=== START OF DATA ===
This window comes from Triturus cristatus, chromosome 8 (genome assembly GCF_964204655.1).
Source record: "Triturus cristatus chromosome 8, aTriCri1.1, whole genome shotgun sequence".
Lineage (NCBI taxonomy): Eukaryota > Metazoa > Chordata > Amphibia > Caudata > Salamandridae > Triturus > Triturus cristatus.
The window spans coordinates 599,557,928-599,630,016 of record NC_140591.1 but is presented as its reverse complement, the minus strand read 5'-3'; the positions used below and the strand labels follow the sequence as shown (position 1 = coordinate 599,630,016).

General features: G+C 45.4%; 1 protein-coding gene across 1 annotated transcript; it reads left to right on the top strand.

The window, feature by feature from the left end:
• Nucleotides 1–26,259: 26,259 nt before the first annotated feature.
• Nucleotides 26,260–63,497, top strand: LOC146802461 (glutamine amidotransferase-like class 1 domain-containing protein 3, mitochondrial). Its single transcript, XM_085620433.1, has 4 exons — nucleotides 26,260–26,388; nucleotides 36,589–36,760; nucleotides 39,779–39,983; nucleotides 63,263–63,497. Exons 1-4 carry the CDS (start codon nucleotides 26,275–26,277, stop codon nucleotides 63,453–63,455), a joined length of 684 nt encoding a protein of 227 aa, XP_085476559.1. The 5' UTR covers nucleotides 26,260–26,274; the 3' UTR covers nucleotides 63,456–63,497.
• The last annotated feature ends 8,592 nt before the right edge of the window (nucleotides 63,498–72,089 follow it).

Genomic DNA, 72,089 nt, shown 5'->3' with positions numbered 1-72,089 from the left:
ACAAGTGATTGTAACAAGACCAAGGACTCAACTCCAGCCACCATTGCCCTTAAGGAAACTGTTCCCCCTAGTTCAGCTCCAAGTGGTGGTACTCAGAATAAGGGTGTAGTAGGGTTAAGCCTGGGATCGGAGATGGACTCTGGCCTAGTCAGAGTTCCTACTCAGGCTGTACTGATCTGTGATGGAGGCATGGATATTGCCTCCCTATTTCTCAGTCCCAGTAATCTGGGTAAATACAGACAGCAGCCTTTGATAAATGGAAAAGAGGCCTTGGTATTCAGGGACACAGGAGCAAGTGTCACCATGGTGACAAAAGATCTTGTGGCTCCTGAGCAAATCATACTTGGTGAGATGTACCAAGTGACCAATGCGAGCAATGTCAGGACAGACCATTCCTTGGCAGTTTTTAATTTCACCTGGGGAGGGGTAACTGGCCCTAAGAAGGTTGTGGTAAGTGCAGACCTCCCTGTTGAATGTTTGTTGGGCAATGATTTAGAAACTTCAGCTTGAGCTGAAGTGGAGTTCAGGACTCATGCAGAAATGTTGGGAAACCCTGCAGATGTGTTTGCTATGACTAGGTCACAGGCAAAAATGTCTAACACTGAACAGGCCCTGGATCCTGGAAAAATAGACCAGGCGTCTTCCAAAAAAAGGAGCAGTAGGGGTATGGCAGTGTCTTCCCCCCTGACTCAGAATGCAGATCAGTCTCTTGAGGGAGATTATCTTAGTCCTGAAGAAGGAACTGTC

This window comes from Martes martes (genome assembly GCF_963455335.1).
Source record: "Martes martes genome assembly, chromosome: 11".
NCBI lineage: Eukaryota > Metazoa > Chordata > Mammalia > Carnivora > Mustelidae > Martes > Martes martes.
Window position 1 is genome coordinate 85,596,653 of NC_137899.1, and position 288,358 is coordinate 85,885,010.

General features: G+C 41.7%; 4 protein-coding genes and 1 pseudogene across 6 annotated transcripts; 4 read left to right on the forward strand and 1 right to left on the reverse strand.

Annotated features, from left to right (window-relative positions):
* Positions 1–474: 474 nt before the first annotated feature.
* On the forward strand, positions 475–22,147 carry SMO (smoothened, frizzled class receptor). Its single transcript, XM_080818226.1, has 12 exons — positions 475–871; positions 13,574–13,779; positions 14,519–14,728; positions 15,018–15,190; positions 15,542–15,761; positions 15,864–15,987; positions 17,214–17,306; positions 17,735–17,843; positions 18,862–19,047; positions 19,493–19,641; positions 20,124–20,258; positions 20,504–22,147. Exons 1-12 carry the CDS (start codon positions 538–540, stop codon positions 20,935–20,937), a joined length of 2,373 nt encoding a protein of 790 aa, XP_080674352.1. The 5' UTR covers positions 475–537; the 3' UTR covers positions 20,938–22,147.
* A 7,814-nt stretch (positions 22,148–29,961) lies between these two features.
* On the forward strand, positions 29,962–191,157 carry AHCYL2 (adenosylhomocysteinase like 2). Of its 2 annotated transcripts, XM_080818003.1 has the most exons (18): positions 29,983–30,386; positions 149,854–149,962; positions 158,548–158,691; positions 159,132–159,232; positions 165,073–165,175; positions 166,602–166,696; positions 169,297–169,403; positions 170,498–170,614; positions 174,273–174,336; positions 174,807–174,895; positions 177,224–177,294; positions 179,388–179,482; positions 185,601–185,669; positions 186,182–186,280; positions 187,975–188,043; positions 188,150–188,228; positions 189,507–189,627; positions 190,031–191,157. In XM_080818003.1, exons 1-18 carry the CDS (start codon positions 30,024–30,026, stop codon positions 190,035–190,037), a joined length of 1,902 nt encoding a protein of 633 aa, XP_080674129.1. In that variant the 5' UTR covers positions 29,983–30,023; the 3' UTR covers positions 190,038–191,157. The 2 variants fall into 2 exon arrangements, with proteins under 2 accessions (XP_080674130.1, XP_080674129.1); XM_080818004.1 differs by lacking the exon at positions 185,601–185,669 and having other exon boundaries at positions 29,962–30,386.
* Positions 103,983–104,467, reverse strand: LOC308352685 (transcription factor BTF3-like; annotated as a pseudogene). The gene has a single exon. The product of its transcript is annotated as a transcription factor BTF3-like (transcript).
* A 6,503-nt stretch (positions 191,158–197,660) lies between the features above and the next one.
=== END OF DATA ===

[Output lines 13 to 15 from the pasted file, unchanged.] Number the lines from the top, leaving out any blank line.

Source record: "Martes martes genome assembly, chromosome: 11".
NCBI lineage: Eukaryota > Metazoa > Chordata > Mammalia > Carnivora > Mustelidae > Martes > Martes martes.
Window position 1 is genome coordinate 85,596,653 of NC_137899.1, and position 288,358 is coordinate 85,885,010.